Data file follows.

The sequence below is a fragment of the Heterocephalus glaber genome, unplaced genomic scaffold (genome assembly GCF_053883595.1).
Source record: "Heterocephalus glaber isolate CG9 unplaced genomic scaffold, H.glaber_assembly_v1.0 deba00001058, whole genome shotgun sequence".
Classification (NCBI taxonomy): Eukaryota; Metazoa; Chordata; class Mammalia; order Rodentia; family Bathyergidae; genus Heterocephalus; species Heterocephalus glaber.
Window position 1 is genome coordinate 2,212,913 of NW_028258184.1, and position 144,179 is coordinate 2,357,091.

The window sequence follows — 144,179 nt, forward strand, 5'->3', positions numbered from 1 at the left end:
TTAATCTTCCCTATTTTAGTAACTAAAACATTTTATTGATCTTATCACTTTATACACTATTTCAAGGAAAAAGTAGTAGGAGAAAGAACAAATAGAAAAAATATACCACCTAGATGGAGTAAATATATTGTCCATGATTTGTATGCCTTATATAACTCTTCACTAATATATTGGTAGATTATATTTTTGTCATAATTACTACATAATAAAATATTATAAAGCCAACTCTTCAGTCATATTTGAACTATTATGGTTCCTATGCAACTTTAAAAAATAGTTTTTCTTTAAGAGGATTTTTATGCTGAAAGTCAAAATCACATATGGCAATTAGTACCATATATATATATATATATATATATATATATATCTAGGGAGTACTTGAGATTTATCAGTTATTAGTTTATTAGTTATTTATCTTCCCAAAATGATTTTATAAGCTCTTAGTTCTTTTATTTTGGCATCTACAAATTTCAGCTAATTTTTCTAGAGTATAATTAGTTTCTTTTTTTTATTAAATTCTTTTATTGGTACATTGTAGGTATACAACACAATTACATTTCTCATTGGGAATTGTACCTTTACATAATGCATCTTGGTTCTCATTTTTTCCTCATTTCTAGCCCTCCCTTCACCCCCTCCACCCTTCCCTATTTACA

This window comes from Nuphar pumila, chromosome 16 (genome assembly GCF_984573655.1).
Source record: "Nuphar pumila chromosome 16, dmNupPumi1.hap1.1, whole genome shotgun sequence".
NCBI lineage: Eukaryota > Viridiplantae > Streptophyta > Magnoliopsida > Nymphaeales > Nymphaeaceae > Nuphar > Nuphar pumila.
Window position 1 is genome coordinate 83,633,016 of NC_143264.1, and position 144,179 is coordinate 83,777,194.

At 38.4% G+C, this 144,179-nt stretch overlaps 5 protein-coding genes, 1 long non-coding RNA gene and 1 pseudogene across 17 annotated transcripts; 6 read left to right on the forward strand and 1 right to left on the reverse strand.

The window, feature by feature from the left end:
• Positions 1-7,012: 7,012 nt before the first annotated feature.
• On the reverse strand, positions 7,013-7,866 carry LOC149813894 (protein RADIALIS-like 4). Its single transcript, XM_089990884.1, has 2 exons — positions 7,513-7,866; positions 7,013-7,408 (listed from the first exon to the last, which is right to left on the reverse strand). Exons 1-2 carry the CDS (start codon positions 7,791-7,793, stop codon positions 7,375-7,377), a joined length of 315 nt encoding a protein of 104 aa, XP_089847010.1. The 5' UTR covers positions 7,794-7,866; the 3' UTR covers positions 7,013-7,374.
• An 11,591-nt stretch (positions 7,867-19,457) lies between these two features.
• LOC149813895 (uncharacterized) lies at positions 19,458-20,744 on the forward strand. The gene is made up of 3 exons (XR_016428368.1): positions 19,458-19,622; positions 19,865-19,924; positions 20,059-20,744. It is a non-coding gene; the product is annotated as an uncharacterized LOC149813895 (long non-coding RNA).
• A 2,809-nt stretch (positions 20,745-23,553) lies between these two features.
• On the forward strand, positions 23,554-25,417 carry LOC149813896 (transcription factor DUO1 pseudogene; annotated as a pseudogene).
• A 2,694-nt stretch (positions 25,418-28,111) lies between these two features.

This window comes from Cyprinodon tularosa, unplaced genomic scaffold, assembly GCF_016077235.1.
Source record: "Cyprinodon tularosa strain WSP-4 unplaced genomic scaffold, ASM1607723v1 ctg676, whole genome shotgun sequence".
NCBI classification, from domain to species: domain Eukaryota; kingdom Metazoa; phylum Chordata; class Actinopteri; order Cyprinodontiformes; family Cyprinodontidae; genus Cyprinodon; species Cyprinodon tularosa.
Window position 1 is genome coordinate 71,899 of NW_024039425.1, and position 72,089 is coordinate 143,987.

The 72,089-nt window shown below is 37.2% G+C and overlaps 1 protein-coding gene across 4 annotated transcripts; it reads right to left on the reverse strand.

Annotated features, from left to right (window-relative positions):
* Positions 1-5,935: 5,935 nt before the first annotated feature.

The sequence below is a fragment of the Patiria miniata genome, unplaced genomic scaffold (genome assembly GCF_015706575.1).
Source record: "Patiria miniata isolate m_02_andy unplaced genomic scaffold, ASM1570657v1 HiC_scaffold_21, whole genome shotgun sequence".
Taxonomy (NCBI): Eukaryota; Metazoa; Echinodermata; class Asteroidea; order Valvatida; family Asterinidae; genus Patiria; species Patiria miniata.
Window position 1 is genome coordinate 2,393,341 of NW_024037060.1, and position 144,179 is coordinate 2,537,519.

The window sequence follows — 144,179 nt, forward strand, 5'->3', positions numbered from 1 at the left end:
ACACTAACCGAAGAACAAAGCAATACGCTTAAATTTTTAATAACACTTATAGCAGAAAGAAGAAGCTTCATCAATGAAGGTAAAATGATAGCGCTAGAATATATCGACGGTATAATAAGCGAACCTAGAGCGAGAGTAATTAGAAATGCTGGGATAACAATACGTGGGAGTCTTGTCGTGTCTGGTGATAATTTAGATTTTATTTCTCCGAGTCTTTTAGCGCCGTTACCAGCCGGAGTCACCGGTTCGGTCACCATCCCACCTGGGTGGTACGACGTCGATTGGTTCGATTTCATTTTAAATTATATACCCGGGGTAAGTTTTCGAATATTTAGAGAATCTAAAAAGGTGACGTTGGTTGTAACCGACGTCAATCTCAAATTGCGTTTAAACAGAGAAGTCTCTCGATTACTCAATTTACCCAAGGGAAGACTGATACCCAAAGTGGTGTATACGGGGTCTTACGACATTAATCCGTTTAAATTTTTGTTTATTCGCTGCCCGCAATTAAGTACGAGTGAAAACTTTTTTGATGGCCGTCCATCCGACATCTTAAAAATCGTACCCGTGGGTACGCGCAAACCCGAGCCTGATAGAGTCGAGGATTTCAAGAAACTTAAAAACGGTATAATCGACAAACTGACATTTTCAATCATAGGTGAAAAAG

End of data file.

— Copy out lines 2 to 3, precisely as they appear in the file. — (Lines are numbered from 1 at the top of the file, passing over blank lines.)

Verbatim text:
Source record: "Heterocephalus glaber isolate CG9 unplaced genomic scaffold, H.glaber_assembly_v1.0 deba00001058, whole genome shotgun sequence".
Classification (NCBI taxonomy): Eukaryota; Metazoa; Chordata; class Mammalia; order Rodentia; family Bathyergidae; genus Heterocephalus; species Heterocephalus glaber.